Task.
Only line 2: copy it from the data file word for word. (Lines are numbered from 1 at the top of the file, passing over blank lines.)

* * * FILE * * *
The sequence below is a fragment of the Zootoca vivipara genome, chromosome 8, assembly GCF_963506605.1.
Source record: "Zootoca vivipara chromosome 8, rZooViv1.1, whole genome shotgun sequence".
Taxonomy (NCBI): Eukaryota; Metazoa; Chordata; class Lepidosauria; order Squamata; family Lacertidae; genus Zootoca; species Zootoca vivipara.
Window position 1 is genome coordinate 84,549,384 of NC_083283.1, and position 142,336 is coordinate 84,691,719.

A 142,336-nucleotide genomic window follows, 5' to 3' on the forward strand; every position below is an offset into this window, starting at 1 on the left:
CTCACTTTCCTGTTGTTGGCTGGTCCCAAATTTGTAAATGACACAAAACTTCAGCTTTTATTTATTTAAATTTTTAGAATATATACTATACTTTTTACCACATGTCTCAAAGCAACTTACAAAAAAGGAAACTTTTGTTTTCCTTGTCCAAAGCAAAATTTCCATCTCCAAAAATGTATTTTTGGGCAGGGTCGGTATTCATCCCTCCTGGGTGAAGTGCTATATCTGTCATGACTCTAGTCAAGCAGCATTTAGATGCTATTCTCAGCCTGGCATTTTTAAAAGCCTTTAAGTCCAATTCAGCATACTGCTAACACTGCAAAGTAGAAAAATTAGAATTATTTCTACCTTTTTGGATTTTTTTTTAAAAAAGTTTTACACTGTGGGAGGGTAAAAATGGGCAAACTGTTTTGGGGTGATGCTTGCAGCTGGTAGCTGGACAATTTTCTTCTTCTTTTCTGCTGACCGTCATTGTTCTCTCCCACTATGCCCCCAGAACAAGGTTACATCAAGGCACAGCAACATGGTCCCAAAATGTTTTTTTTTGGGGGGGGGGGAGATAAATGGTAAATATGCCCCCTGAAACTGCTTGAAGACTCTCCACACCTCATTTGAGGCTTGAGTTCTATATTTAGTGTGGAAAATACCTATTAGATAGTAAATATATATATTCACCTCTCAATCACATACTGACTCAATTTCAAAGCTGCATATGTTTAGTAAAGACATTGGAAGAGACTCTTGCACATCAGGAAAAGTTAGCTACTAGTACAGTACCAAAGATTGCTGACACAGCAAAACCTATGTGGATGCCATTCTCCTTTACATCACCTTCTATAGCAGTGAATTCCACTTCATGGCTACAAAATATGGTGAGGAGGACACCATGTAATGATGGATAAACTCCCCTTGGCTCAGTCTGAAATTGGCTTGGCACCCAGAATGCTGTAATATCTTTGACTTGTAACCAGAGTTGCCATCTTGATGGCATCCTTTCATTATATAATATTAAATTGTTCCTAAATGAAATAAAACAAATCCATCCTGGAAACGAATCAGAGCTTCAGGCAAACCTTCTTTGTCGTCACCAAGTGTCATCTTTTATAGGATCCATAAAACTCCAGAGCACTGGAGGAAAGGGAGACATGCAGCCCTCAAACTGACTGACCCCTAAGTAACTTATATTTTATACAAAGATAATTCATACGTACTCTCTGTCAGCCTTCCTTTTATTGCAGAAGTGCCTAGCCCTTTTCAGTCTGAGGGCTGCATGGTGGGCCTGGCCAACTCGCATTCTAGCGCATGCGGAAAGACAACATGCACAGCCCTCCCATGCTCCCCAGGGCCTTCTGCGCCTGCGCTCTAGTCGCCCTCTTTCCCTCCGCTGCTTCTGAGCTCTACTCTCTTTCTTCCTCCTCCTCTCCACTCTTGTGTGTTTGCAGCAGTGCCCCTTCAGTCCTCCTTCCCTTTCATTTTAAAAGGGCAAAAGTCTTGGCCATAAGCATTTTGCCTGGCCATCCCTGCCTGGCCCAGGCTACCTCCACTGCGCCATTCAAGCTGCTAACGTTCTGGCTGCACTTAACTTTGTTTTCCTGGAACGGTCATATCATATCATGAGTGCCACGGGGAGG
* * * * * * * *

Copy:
Source record: "Zootoca vivipara chromosome 8, rZooViv1.1, whole genome shotgun sequence".